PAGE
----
In a word: schmutz

The Baltimore Sun

Each week The Sun's John McIntyre presents a relatively obscure but evocative word with which you may not be familiar, another brick to add to the wall of your vocabulary. This week's word: 


English, a bastard language, is also a promiscuous one. The offspring of Germanic Anglo-Saxon and Norman French has helped itself to borrowings from a fellow bastard language, Yiddish, the offspring of German, Hebrew, Aramaic, and others. 

English has been particularly receptive to earthy terms from Yiddish, including this week's featured word schmutz (pronounced SHMUTS, with a u as in put), also spelled shmutz. It means "dirt," "filth," "grime," or "rubbish."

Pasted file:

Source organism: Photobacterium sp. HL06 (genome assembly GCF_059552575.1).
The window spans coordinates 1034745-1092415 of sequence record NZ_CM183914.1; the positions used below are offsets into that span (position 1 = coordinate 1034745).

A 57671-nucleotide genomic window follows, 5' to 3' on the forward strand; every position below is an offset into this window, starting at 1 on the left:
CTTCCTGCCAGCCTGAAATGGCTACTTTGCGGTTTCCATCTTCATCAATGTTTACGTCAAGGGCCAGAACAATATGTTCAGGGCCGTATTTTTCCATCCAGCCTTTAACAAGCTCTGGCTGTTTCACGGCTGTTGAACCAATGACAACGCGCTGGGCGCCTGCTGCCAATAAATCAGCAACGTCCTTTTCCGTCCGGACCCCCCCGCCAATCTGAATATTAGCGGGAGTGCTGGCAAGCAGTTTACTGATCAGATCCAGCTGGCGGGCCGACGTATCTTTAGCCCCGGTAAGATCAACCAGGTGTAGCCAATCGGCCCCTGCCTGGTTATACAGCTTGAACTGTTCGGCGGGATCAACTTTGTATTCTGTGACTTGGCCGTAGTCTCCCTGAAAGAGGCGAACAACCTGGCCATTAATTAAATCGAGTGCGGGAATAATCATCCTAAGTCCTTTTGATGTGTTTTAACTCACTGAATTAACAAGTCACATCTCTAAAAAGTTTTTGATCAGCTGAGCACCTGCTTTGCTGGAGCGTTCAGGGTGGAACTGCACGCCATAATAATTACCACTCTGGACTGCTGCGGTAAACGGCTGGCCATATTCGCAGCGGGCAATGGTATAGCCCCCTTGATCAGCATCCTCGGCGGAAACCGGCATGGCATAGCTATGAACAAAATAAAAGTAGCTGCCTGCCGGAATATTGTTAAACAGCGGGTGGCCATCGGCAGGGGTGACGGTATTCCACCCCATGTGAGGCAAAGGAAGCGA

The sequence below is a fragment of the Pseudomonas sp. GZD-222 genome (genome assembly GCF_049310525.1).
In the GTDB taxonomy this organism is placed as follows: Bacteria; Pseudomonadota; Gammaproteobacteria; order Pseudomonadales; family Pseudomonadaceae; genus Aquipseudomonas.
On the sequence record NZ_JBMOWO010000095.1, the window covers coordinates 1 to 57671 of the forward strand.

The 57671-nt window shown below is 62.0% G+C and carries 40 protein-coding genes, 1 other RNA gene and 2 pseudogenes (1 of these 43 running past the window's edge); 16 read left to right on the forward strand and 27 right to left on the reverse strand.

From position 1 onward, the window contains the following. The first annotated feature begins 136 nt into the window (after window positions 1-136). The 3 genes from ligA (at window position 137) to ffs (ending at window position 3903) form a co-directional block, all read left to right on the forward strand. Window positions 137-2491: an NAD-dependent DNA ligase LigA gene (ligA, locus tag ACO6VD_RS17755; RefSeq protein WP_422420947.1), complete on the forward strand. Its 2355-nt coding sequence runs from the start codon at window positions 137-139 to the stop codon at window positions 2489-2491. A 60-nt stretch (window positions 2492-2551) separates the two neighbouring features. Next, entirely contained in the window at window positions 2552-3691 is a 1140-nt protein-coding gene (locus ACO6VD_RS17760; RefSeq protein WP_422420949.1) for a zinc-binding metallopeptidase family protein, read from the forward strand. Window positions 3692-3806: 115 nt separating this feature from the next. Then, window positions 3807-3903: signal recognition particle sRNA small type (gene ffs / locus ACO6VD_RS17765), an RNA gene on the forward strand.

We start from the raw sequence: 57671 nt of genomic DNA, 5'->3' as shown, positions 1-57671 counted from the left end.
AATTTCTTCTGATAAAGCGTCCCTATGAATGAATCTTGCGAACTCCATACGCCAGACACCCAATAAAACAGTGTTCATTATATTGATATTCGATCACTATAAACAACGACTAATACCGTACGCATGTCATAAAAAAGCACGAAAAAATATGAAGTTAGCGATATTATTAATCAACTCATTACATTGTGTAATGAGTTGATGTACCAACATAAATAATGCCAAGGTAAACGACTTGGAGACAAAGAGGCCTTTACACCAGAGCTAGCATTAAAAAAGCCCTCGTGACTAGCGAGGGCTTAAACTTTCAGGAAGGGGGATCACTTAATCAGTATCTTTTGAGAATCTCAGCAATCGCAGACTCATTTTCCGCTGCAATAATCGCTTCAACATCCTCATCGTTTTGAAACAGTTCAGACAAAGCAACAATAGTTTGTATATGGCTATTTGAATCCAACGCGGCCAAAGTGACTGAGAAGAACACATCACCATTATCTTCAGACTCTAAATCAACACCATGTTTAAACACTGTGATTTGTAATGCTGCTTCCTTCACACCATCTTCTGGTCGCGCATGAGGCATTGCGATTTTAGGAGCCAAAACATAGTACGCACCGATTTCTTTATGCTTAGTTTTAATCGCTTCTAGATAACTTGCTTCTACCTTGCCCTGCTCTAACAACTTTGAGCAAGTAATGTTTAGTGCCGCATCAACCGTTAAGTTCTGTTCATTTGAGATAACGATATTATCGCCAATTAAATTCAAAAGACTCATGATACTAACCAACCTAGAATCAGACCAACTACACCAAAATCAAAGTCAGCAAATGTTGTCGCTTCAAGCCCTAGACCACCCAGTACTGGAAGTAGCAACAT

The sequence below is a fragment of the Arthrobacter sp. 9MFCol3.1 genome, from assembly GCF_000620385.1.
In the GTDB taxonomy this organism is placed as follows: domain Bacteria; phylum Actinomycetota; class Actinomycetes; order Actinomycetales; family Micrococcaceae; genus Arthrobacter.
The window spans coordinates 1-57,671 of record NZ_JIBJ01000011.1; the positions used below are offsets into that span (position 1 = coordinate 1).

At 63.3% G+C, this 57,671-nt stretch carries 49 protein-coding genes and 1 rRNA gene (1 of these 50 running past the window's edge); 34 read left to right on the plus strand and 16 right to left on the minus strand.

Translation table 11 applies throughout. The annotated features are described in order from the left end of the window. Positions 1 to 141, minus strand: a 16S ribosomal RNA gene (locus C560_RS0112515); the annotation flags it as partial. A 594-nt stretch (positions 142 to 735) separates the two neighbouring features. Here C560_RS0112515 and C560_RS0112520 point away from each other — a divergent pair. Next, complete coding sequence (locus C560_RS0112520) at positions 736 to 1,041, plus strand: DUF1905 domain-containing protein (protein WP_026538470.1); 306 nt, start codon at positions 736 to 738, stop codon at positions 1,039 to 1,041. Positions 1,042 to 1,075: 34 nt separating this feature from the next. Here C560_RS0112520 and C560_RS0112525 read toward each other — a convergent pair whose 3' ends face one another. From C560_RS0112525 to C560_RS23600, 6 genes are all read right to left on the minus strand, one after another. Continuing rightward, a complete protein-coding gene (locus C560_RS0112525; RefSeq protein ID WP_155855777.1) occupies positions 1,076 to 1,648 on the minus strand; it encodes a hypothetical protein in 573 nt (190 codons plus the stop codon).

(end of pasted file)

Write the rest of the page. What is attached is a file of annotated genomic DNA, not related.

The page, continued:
Sadly, though the Oxford English Dictionary and include it, a number of other dictionaries neglect it, and its adjectival form, schmutzig, has not crossed over. In the past week, however, it was admitted to the august precincts of the Scrabble dictionary. 

It comes from the Middle High German smutzen, "to soil." 

Merriam-Webster dates its use in English from 1940, and I recall a colleague from graduate school forty years ago who liked to say, "Life is just a bowl of schmutz." 

Example: From a 1999 New York Times article by Deborah Solomon, quoting Teddy Kollek, mayor of Jerusalem, on a Rothschild gift of a Gauguin, a Cezanne, and two van Goghs to the Israel Museum: "The moment you have received four paintings like that, you can't accept schmutz anymore."


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